'Freedom Indiana' seeks to stop marriage amendment

2013-08-21T14:15:00Z 2014-01-13T13:05:28Z 'Freedom Indiana' seeks to stop marriage amendmentBy Dan Carden dan.carden@nwi.com, (317) 637-9078 nwitimes.com
August 21, 2013 2:15 pm  • 

INDIANAPOLIS | A bipartisan coalition of business, civic and social groups have organized under the name "Freedom Indiana" to stop a proposal banning gay marriage and civil unions from being added to the state constitution.

"This amendment permanently threatens liberty for all Hoosiers and sends the message that our state is an unwelcoming place that values neither freedom, nor fairness," said Chris Paulsen, president of Indiana Equality Action, a leading gay rights group.

At a Freedom Indiana kick-off rally Wednesday, Paulsen was joined by Rob Smith, an executive at Eli Lilly and Co., and representatives from Cummins Inc., Freedom to Marry, Gill Action, American Unity Fund, American Civil Liberties Union and the Human Rights Campaign.

They announced plans to build and support grassroots organizations in communities across the state urging lawmakers to vote against the pending amendment and then taking the fight to Hoosier voters if the amendment is approved by the General Assembly for ratification.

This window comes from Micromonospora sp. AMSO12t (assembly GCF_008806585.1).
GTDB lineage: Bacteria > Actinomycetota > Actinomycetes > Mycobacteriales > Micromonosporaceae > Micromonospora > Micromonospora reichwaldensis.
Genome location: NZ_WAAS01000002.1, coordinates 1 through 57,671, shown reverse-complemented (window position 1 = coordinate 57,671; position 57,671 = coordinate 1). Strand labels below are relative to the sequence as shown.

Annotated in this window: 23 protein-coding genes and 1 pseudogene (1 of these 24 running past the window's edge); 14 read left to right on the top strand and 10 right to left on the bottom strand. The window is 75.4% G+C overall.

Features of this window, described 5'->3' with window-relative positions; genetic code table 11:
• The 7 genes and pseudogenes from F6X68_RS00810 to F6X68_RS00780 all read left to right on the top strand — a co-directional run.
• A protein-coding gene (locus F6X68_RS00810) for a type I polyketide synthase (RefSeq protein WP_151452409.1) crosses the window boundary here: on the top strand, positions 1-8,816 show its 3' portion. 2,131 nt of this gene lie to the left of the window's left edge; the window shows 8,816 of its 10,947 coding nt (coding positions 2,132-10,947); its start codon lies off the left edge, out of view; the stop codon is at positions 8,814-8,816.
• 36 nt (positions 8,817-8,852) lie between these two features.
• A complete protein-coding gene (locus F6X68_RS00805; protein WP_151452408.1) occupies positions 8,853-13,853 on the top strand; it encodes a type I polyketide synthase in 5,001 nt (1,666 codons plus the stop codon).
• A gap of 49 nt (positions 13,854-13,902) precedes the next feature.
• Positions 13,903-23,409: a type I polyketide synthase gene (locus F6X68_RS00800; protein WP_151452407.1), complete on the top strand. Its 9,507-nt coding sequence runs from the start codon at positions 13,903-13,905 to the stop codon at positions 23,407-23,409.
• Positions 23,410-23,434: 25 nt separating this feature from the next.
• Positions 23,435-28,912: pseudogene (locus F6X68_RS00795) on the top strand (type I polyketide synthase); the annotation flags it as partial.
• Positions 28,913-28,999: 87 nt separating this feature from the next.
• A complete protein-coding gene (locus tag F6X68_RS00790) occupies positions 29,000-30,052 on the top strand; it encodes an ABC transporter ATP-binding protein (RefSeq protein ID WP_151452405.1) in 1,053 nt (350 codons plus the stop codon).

"It doesn't matter whether you're straight or gay; male or female; young or old; rural or urban; Republican, Democrat or Libertarian, this is a bipartisan initiative that requires all of us to work together to protect our Indiana Constitution," said Megan Robertson, a Portage native and manager of the Freedom Indiana campaign.

Robertson is a Republican that has helped elect Hoosiers to Congress, ran the successful 2011 re-election bid of Indianapolis Mayor Greg Ballard and worked on two GOP presidential campaigns.

She said the amendment threatens the core economic development issues Hoosier Republicans support.

"Indiana has always been a welcoming community known for our Hoosier hospitality," Robertson said. "This amendment directly contradicts the reputation that has helped us recruit jobs and economic investment for our state."

Smith said Eli Lilly, the Indianapolis drug giant, believes if the constitution is changed the company will be unable to recruit the talent they need to develop drugs that improve lives.

"Our values and our commitment to diversity require us to take a stand in opposing this amendment," Smith said.

To date, a similar organization of groups supporting the amendment has not been formed. Gov. Mike Pence, House Speaker Brian Bosma and Senate President David Long, all Republicans, have endorsed the proposal.

Indiana law already limits marriage to opposite sex couples. The amendment, which was previously approved by the Republican-controlled General Assembly in 2011, would make that law extremely challenging to change and takes the additional step of prohibiting civil unions.

If majority of lawmakers in both the House and Senate approve it again next year, the amendment will be on the Nov. 4, 2014, ballot when Hoosier voters would have the final say.

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